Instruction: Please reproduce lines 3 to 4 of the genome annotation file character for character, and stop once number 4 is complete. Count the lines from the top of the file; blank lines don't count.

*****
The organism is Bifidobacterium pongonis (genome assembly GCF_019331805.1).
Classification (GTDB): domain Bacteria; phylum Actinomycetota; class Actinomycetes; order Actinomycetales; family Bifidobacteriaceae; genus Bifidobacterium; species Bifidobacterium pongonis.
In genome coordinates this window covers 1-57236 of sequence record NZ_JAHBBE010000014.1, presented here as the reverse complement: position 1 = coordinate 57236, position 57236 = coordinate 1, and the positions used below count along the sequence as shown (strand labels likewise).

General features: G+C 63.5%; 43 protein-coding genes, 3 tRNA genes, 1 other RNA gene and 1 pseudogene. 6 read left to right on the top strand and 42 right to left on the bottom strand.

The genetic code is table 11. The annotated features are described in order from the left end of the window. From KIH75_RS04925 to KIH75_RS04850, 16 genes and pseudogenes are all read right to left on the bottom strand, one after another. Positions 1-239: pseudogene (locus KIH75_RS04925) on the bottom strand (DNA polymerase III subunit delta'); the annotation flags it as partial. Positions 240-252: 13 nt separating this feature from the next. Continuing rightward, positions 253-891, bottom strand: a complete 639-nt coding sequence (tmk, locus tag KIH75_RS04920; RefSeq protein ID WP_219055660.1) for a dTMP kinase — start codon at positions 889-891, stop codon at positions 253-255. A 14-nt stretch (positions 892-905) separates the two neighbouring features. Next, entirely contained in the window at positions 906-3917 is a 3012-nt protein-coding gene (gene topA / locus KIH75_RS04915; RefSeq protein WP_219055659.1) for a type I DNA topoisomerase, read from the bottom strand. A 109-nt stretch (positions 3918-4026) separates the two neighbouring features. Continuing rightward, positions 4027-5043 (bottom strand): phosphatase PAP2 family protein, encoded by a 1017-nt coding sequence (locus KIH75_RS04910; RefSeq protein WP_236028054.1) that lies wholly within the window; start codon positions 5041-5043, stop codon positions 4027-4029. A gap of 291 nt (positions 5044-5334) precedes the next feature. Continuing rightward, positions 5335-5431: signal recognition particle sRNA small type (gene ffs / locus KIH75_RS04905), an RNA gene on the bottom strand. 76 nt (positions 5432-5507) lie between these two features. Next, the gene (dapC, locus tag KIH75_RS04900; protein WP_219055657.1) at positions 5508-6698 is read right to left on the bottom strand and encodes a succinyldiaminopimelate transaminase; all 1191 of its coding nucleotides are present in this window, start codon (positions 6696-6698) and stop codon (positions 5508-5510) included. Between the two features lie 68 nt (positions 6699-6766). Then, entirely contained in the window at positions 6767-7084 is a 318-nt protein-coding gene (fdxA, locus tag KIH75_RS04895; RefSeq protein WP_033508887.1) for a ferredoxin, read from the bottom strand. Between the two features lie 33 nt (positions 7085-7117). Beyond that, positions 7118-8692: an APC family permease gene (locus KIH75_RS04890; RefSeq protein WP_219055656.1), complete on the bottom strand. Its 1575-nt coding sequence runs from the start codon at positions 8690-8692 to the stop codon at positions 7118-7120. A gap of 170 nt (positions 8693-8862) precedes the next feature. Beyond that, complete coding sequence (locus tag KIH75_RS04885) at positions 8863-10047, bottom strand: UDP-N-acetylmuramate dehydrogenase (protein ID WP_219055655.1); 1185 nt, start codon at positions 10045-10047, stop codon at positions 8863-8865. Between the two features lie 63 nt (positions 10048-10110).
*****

In genome coordinates this window covers 1-57236 of sequence record NZ_JAHBBE010000014.1, presented here as the reverse complement: position 1 = coordinate 57236, position 57236 = coordinate 1, and the positions used below count along the sequence as shown (strand labels likewise).

General features: G+C 63.5%; 43 protein-coding genes, 3 tRNA genes, 1 other RNA gene and 1 pseudogene. 6 read left to right on the top strand and 42 right to left on the bottom strand.